There is something that rubs me the wrong way about people who cannot, don’t or won’t say “Sorry”. I have come across a few people in my life who, even when they know that they are undoubtedly at fault, cannot succumb to the ‘S’ word, as it if would crumble their very being. For me it’s pretty simple. If you have done something wrong, or that has impacted someone negatively: you say sorry, you feel sorry. It shows you care enough about that person’s well-being and that you admit that you are feeling guilt.
Guilt Vs Shame
I did some research on people who can’t apologise and what I found was that it usually comes down to one major point: People cannot apologise because instead of guilt, they feel shame. There is a big difference between the emotions of guilt and shame. Guilt is being upset and caring about affecting others in a negative way. Shame on the other hand, is feeling bad about yourself and attacks your ego and self-esteem. So guilt is directed towards others, and shame is toward yourself. These ‘non-apologists’ find it difficult to separate the two.
Shame on your ego
Let’s talk about ego. The definition of ego is ‘a persons sense of self-esteem or self importance’ Ego is the mental image that we have of ourselves. It is our very sense of identity. And when we feel shame we pull down our ego/self-worth a notch. For some people that is too much. Usually those people have a fragile ego, are insecure and already have a low sense of self-worth, which they are trying to hide from the rest of the world. They have created an ego/persona so far from the person they really are. When we apologise and feel guilt we acknowledge that we have hurt another person. When we apologise and feel shame, we decide that we are bad people.
We apologise in hopes to find resolution and to repair damage, but those who cannot, think that apologies will lead to further accusations and criticism. The fear of this, and letting everyone know how fragile, or what a fraud they really are, cause a block in the ability to say the word ‘sorry’. The thing is, everybody makes mistakes and being sorry about something does not make you globally a bad person. Most of the time it comes down to a lapse of judgement.
When sorry isn’t sorry
Another thing that non-apologists do is to say sorry in a round about way that doesnt actually mean sorry.
Some common non-apologies are listed below:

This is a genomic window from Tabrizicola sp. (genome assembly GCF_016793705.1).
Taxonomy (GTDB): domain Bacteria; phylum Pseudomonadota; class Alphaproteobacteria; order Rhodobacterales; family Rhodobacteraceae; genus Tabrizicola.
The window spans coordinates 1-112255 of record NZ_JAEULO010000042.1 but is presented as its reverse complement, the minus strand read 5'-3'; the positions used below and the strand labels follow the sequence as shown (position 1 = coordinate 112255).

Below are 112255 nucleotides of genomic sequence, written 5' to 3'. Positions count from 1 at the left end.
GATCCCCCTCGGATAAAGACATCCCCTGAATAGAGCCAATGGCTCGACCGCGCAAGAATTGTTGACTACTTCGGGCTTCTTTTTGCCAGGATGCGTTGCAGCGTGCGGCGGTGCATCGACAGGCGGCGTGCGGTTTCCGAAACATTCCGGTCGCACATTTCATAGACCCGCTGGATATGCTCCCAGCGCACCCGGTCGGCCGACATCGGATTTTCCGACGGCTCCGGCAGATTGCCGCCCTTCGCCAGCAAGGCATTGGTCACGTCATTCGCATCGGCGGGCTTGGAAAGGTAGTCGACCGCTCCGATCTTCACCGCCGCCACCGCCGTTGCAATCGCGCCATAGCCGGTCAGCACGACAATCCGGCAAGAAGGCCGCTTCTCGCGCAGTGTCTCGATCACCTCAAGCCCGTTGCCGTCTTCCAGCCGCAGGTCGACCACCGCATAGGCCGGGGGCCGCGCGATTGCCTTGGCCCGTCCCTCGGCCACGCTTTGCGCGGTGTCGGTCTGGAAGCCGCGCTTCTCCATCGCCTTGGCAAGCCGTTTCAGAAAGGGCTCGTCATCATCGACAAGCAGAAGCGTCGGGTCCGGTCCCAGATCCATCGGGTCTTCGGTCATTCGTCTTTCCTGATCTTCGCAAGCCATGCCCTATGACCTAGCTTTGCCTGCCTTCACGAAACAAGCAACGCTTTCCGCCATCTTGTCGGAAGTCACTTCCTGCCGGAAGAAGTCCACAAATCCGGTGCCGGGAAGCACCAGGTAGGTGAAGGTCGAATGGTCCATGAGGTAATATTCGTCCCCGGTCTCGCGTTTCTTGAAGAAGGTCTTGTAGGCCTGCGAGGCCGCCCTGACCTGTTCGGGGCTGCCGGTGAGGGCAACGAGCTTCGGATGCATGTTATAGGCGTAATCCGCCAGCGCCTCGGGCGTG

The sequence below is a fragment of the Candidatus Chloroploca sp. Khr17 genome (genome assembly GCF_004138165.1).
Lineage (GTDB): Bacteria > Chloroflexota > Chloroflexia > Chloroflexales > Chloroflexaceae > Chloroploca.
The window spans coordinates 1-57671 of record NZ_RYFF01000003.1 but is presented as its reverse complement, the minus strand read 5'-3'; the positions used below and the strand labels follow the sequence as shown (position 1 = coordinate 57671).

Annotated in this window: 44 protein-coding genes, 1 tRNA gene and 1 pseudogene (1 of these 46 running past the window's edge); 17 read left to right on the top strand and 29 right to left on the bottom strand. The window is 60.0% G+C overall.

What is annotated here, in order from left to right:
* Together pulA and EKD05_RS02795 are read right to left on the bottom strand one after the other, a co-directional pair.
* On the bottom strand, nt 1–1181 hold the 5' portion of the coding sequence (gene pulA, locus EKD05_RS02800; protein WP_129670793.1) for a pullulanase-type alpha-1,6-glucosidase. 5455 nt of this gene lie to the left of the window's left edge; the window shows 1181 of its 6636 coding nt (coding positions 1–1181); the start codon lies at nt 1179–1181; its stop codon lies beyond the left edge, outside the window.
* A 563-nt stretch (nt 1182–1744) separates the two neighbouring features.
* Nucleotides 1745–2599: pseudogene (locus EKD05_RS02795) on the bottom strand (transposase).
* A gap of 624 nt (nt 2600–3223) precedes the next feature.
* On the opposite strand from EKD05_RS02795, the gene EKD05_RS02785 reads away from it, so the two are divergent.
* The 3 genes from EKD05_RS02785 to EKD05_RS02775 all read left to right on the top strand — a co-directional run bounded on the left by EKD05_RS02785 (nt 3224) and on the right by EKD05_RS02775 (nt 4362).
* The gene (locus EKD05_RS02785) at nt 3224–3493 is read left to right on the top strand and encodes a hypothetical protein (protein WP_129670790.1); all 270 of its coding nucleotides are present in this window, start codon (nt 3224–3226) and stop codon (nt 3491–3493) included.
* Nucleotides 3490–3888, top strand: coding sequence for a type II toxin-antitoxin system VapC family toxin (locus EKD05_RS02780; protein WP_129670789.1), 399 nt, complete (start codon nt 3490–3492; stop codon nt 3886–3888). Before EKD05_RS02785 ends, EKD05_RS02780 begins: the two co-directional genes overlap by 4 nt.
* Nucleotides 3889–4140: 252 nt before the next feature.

“I’m sorry for the way this all turned out”
This means I’m sorry about the overall outcome but I don’t necessarily acknowledge my fault in this matter.
“I’m sorry that I couldn’t be the person that you wanted me to be”
This is a blatant shift of blame meaning “It’s your own fault for having too high an expectation of me.”
“I’m sorry you feel that way”
This means “You should feel different about this, it’s your own fault for choosing to be upset, angry, hurt, disappointed…etc.”
My response to all of the above is usually a “You can just fuck off now!” or something inspired by this phrase. Don’t be fooled into accepting an apology that isn’t one.
The pretend it didn’t happen tactic:
Some people don’t apologise, go MIA for a little while ad then come back pretending like it didn’t happen. And then go further to blame you for not getting over it, moving forward or living in the past.
-“Cant we just get past this?
-“No. Not really. Not until you apologise.”
The sarcastic “S” word:
“Fine, Sorry!”, “If thats what you need to hear” Apologising is about the words, the tone and the feeling of guilt. A sarcastic sorry snaps out an accusation not an apology. The non-apologist is dismissive and accuses the other person of being petty and demanding.
The baby talk “Sorry”:
“Awww, I’m shawy” with puppy dog eyes. Ugh this is shallow, condescending and manipulative. Feel free to show your “Shawy” up your ass.
The Suck up:
Said non-apologists may start being super nice to you but still won’t say ‘sorry’, in hopes that you will see their good deeds as an apology and forget all about it.
A Genuine Apology
When you say sorry
- Understand why you are saying sorry.
- Explain to the person why you are saying sorry so they know that you understand what you did wrong.
- Say the words “I’m Sorry”.
- Offer a reason, not an excuse for your behavior, or explain that you don’t have one.
- Feel guilty, never angry.
- Take steps to change or repair the damage.
- Learn from your mistakes and don’t repeat them.
Somehow, ‘Sorry’ became harder to say than ‘I love you’ or ‘I need you’, based on its ties to feeling shame and damaging one’s ego. When you can sever these ties and apologise and still survive, you become free and empowered. You become a better person for being able to care for others.
Feel free to comment about your experience with people who cannot apologise and What makes a great apology?